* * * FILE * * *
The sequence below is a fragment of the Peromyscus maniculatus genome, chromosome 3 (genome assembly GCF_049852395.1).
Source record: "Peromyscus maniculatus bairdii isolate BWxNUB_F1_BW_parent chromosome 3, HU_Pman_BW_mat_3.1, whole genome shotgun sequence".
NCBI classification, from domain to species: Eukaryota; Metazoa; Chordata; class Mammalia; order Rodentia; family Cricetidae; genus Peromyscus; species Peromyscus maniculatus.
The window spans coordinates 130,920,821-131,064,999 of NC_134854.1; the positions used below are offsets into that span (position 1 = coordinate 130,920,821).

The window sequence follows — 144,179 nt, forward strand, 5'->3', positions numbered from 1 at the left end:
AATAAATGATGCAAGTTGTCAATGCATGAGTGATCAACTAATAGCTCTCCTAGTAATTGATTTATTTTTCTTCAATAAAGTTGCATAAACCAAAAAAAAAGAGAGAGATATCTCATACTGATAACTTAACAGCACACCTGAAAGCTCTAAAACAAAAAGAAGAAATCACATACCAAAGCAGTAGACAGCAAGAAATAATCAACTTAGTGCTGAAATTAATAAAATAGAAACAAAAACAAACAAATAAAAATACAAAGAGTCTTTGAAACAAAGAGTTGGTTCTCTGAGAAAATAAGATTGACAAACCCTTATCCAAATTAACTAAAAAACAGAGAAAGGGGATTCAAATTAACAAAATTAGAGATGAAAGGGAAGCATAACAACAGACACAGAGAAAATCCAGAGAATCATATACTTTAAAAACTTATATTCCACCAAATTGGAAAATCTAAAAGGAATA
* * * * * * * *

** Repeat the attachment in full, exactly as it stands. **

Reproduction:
The sequence below is a fragment of the Peromyscus maniculatus genome, chromosome 3 (genome assembly GCF_049852395.1).
Source record: "Peromyscus maniculatus bairdii isolate BWxNUB_F1_BW_parent chromosome 3, HU_Pman_BW_mat_3.1, whole genome shotgun sequence".
NCBI classification, from domain to species: Eukaryota; Metazoa; Chordata; class Mammalia; order Rodentia; family Cricetidae; genus Peromyscus; species Peromyscus maniculatus.
The window spans coordinates 130,920,821-131,064,999 of NC_134854.1; the positions used below are offsets into that span (position 1 = coordinate 130,920,821).

The window sequence follows — 144,179 nt, forward strand, 5'->3', positions numbered from 1 at the left end:
AATAAATGATGCAAGTTGTCAATGCATGAGTGATCAACTAATAGCTCTCCTAGTAATTGATTTATTTTTCTTCAATAAAGTTGCATAAACCAAAAAAAAAGAGAGAGATATCTCATACTGATAACTTAACAGCACACCTGAAAGCTCTAAAACAAAAAGAAGAAATCACATACCAAAGCAGTAGACAGCAAGAAATAATCAACTTAGTGCTGAAATTAATAAAATAGAAACAAAAACAAACAAATAAAAATACAAAGAGTCTTTGAAACAAAGAGTTGGTTCTCTGAGAAAATAAGATTGACAAACCCTTATCCAAATTAACTAAAAAACAGAGAAAGGGGATTCAAATTAACAAAATTAGAGATGAAAGGGAAGCATAACAACAGACACAGAGAAAATCCAGAGAATCATATACTTTAAAAACTTATATTCCACCAAATTGGAAAATCTAAAAGGAATA